Children make music through community school

Twelve-year-old Selin Oh has been a part of the Butler University community longer than most Butler students.

For three years, Selin’s mother drove her to Butler every Saturday to rehearse and study music through the Butler Community Arts School.

The BCAS is an initiative of the Jordan College of Fine Arts that provides instruction in music, dance, theater and art to young people after school, on weekends and throughout the summer.

Selin played for the BCAS’s Children’s Orchestra. For two of the three years she played in the orchestra, she also took private lessons.

“Every Saturday at 11 a.m. was a very precious time for me,” Youngbok Hong, Selin’s mom, said. “That whole hour, I could just sit and listen to the kids practice with the other parents in the back row.”

The music program has been a part of BCAS from the very beginning in 2002 and includes private music lessons, summer camps, a youth jazz program and beginning piano lessons for both children and adults.

About 1,800 students and 101 teaching fellows—Butler students and alumni—make up the BCAS music programs.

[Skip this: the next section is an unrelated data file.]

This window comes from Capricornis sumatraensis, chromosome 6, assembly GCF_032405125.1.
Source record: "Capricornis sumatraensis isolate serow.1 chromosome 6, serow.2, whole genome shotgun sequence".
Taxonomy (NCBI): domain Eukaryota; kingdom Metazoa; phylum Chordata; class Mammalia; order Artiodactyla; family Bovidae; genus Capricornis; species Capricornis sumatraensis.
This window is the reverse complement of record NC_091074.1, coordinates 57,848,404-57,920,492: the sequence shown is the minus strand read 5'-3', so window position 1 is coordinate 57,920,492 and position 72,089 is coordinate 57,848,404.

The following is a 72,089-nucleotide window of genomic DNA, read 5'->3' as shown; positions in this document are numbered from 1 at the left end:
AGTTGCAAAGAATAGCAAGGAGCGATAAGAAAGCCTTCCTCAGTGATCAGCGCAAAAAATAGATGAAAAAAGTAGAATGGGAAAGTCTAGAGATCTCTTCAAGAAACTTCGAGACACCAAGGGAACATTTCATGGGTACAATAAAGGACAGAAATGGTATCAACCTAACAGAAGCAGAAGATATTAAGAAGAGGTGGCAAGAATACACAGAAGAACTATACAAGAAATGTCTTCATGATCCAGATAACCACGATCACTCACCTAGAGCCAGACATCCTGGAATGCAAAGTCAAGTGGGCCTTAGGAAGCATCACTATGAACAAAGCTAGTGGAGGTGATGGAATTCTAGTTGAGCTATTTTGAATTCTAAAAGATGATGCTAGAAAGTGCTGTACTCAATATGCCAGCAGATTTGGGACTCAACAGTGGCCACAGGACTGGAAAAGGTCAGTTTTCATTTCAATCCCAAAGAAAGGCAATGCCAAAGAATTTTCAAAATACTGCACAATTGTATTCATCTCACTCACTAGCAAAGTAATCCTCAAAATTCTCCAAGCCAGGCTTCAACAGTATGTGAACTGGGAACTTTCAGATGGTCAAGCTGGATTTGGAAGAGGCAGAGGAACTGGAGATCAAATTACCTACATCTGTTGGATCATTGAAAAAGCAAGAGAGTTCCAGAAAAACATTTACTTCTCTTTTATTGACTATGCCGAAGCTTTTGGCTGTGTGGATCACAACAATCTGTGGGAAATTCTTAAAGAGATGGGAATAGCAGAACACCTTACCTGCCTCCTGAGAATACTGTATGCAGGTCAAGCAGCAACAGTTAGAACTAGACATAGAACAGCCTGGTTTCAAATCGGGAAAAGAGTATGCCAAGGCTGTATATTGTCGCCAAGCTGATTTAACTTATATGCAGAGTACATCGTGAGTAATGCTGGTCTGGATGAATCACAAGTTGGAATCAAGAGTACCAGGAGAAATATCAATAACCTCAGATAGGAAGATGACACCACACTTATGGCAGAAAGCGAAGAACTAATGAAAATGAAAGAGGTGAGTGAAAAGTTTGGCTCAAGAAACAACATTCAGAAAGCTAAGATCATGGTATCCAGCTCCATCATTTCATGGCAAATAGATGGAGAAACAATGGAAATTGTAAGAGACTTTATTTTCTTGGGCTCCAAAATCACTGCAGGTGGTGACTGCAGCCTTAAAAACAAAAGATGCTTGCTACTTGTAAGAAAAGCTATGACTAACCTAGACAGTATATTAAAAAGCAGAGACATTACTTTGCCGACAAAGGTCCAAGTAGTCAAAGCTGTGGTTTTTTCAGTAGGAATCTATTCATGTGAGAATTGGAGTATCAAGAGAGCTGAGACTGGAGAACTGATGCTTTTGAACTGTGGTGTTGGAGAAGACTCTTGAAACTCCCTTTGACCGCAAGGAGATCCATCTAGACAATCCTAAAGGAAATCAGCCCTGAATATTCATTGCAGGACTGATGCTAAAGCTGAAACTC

“Part of our mission at BCAS is to make the arts accessible to everyone,” BCAS director Karen Thickstun said. “Many children don’t have access to an orchestra. We are trying to fill a community need.”

The children’s orchestra is a predecessor to the youth orchestra, which is for older students.

There are other youth orchestras in Indianapolis, but Thickstun said the BCAS created one in order to give students who are too old for the children’s orchestra a place to advance at this university.

She said that a secondary outcome of the BCAS programs is that students and families become very comfortable at Butler.

Sophomore Erica O’Brien went to the Strings Scholars Camp the summer before her senior year of high school.

“I had gone to some Butler Symphony Orchestra concerts, and I wanted to be a part of it,” O’Brien said.

She got to know Richard Auldon Clark, BSO director and viola instructor, through the camp.

“He is a really awesome person,” she said. “My experience at the Strings Scholars Camp was half of the reason I decided to go to Butler.”

O’Brien is now a music performance major. She plays for the Butler Symphony Orchestra, takes viola lessons with Clark and even helped out with the Strings Scholars Camp and Strings Camp last summer.

Selin said she knows Butler very well and has enjoyed her experience, speaking fondly of the friends she made and of her time with the orchestra.

“At first, I only played by myself,” she said. “But after playing with the whole orchestra, I learned about putting the different parts of the whole piece together. It really sounded nice.”

Selin, who is not playing this semester, hopes to return to the BCAS youth orchestra in the spring.

Rehearsals begin on Sept. 15.

Authors

Related posts

*

Top